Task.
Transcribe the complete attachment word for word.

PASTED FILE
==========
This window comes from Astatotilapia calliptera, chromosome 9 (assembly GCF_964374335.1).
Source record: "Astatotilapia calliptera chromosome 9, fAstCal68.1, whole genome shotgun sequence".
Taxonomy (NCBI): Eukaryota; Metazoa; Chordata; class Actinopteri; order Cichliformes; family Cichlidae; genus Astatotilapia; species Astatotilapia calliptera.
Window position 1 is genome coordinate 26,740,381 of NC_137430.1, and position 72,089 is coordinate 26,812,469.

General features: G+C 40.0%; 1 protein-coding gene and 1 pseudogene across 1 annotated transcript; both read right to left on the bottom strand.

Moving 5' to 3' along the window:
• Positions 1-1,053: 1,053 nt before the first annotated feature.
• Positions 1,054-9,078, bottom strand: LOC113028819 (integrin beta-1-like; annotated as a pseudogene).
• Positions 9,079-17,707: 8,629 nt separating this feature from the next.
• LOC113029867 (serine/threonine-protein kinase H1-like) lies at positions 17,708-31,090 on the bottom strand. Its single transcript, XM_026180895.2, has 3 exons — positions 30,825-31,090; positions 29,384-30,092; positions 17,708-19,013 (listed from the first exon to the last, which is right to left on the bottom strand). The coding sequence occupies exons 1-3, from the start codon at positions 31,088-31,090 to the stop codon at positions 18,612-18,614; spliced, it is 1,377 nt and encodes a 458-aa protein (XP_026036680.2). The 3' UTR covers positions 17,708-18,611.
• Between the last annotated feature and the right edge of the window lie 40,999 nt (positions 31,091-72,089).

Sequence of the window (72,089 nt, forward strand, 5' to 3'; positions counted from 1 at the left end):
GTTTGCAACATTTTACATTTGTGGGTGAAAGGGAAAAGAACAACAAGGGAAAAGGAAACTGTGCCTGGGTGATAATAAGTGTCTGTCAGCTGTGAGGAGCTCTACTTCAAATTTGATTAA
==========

This window comes from Astatotilapia calliptera, chromosome 9 (assembly GCF_964374335.1).
Source record: "Astatotilapia calliptera chromosome 9, fAstCal68.1, whole genome shotgun sequence".
Taxonomy (NCBI): Eukaryota; Metazoa; Chordata; class Actinopteri; order Cichliformes; family Cichlidae; genus Astatotilapia; species Astatotilapia calliptera.
Window position 1 is genome coordinate 26,740,381 of NC_137430.1, and position 72,089 is coordinate 26,812,469.

General features: G+C 40.0%; 1 protein-coding gene and 1 pseudogene across 1 annotated transcript; both read right to left on the bottom strand.

Moving 5' to 3' along the window:
• Positions 1-1,053: 1,053 nt before the first annotated feature.
• Positions 1,054-9,078, bottom strand: LOC113028819 (integrin beta-1-like; annotated as a pseudogene).
• Positions 9,079-17,707: 8,629 nt separating this feature from the next.
• LOC113029867 (serine/threonine-protein kinase H1-like) lies at positions 17,708-31,090 on the bottom strand. Its single transcript, XM_026180895.2, has 3 exons — positions 30,825-31,090; positions 29,384-30,092; positions 17,708-19,013 (listed from the first exon to the last, which is right to left on the bottom strand). The coding sequence occupies exons 1-3, from the start codon at positions 31,088-31,090 to the stop codon at positions 18,612-18,614; spliced, it is 1,377 nt and encodes a 458-aa protein (XP_026036680.2). The 3' UTR covers positions 17,708-18,611.
• Between the last annotated feature and the right edge of the window lie 40,999 nt (positions 31,091-72,089).

Sequence of the window (72,089 nt, forward strand, 5' to 3'; positions counted from 1 at the left end):
GTTTGCAACATTTTACATTTGTGGGTGAAAGGGAAAAGAACAACAAGGGAAAAGGAAACTGTGCCTGGGTGATAATAAGTGTCTGTCAGCTGTGAGGAGCTCTACTTCAAATTTGATTAA